SUNDAY, AUGUST 19, 2012
PENINSULA DAILY NEWS
Wilderness legislation topic of tour PENINSULA DAILY NEWS NEWS SOURCES
SHELTON — Congressman Norm Dicks and U.S. Sen. Patty Murray took their push for proposed wilderness legislation on the road earlier this week. Accompanied by elected officials from Jefferson and Clallam counties as well as the chairman of the Wild Olympics Campaign, they stopped Thursday at the Skookum Bay Taylor Shellfish facility in Shelton and toured nearby forest areas that would be affected by their proposed Wild Olympics Wilderness & Wild and Scenic Rivers Act of 2012. Dicks, D-Belfair, and Murray, D-Bothell, introduced the legislation in June, roughly three years after conservation and recreation groups started the conversation to expand protection of areas around Olympic National Park. The proposed legislation — a compromise proposal developed from the Wild Olympics Campaign — would designate more than 126,500 acres of new wilderness in Olympic National Forest. Nineteen Olympic Pen-
insula rivers and their major tributaries would be designated “wild and scenic.” Murray and Dicks said they have made compromises to overcome objections that the designations would be too restrictive on logging.
Water quality The legislation would help to protect water quality, said Dicks, who is retiring this year after 18 terms representing the 6th Congressional District, which includes Clallam and Jefferson counties. “We have challenges for water quality and we have been working on Hood Canal and Puget Sound for years,” The Daily World of Aberdeen quoted Dicks as saying on the banks of Skookum Bay at a stop at the Taylor Shellfish offices. “You’ve got to protect these rivers, and this legislation would protect 19 rivers and seven tributaries. “This is a jobs issue. Protecting shellfish is a jobs issue in Washington state.” Bill Taylor, the CEO of Taylor Shellfish, agreed.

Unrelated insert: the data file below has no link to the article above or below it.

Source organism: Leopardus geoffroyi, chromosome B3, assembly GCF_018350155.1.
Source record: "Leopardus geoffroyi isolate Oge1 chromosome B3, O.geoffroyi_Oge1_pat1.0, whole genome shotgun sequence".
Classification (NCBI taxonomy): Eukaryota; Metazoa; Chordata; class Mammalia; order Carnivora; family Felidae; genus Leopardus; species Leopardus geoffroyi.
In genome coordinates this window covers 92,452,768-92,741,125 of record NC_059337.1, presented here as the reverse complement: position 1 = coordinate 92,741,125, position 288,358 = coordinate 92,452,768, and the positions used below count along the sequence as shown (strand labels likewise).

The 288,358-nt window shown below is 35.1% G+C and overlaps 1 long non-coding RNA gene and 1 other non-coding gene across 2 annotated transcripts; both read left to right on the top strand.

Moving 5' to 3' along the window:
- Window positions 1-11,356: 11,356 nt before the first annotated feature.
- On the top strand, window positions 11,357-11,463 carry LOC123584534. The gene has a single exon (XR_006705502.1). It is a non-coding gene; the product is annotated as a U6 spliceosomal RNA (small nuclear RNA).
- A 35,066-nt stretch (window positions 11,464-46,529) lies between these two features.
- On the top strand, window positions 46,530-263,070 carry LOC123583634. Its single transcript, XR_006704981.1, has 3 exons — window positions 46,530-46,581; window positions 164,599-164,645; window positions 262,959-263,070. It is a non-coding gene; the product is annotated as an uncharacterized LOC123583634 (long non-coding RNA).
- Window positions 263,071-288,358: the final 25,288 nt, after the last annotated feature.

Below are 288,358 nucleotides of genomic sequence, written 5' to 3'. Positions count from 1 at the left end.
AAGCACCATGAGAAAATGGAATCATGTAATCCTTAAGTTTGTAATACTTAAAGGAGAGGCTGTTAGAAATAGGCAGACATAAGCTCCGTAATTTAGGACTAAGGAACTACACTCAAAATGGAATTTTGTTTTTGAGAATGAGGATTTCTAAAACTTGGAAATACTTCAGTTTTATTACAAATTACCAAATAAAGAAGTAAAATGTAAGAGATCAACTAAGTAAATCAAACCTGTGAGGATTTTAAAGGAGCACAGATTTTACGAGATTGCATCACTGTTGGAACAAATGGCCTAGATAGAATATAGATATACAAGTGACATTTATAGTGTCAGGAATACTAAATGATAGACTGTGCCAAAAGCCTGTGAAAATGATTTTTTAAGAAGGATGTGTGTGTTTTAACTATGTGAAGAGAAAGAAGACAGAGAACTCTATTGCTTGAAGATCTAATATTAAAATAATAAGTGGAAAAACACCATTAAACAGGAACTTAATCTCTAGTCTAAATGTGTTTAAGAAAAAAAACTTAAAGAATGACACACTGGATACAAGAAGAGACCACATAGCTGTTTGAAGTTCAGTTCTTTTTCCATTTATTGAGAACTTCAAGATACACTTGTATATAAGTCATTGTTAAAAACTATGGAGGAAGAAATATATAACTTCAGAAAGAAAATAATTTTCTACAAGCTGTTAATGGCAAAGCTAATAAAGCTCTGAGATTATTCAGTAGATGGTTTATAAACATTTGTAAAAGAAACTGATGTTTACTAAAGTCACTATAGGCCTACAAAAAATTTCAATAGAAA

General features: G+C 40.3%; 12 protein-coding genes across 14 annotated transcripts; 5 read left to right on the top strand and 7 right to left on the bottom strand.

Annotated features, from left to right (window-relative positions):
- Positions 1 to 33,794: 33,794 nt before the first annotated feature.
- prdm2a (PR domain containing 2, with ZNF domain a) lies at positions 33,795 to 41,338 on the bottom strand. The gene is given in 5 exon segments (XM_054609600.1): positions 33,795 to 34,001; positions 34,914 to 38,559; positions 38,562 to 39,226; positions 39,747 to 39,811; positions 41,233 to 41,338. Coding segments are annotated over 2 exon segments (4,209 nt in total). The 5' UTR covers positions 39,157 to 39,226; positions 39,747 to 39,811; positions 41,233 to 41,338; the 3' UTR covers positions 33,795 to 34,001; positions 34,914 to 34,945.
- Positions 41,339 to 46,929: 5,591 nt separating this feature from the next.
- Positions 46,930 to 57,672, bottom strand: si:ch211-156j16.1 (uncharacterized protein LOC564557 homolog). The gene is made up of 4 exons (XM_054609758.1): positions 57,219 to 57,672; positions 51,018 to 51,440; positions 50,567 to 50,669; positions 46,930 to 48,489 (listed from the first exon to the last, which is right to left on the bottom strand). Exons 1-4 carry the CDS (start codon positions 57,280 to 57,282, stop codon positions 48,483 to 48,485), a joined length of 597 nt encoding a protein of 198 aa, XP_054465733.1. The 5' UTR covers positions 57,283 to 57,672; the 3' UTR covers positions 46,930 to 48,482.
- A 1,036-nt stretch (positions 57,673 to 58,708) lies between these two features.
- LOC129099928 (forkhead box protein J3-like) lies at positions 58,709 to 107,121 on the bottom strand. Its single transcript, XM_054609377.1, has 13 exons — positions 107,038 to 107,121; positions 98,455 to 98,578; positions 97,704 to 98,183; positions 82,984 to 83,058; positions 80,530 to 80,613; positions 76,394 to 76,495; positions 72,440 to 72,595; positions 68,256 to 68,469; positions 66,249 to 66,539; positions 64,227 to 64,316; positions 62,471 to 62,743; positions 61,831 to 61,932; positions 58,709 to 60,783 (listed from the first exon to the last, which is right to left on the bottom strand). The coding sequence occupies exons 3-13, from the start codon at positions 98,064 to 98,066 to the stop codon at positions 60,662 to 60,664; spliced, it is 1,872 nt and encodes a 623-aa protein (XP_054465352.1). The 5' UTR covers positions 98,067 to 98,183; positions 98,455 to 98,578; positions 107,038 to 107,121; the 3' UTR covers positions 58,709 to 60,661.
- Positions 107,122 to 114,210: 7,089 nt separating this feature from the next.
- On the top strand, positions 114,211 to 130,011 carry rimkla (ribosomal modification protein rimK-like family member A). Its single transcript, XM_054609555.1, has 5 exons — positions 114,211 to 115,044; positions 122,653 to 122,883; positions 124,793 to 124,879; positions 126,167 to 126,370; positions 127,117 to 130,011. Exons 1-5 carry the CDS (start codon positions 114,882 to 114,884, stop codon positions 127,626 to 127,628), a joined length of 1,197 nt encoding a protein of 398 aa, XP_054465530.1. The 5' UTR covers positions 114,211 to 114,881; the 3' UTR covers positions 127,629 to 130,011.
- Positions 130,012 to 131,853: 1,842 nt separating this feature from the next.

STEVEN FRIEDERICH/THE DAILY WORLD
U.S. Sen. Patty Murray and U.S. Rep. Norm Dicks stand Thursday on the High Steel Bridge above the South Fork of the Skokomish River, which would be one river to be declared wild and scenic under their proposed legislation. “This helps ensure the water quality in the Olympic Region, and that is really critical for us,” he said. The last stop on the tour was the Olympic National Forest’s 685-foot High Steel Bridge that rises 420 feet above the South Fork of the Skokomish River. Wild Olympics Campaign Chairwoman Connie Gallant, who lives in Quilcene, said it was important to show off one of the rivers
that would receive protections from the wild and scenic designation. Gallant has said her group supports the DicksMurray plan.
Adding to legacy Clallam County Commissioner Mike Doherty said that Dicks was adding to his “legacy to protect our rivers.” State Rep. Steve Tharinger, D-Sequim — who
represents the 24th District, which covers Clallam and Jefferson counties and part of Grays Harbor County — pledged his support for the Wild Olympics legislation Thursday, The Daily World said. “There’s nothing in the plan that will impact the mills across my district, and that’s really important,” Tharinger said. A consistent complaint among opponents is that the Wild Olympics plan has been crafted to combat a threat that doesn’t exist. Asked if there was a mine or dam or a clearcut proposed at the headwaters of one of the rivers geared for protection, Murray replied: “The risk of not doing this leaves everything up in the air as to whether it will be logged. “Then, when we want to preserve something, it will be too late.”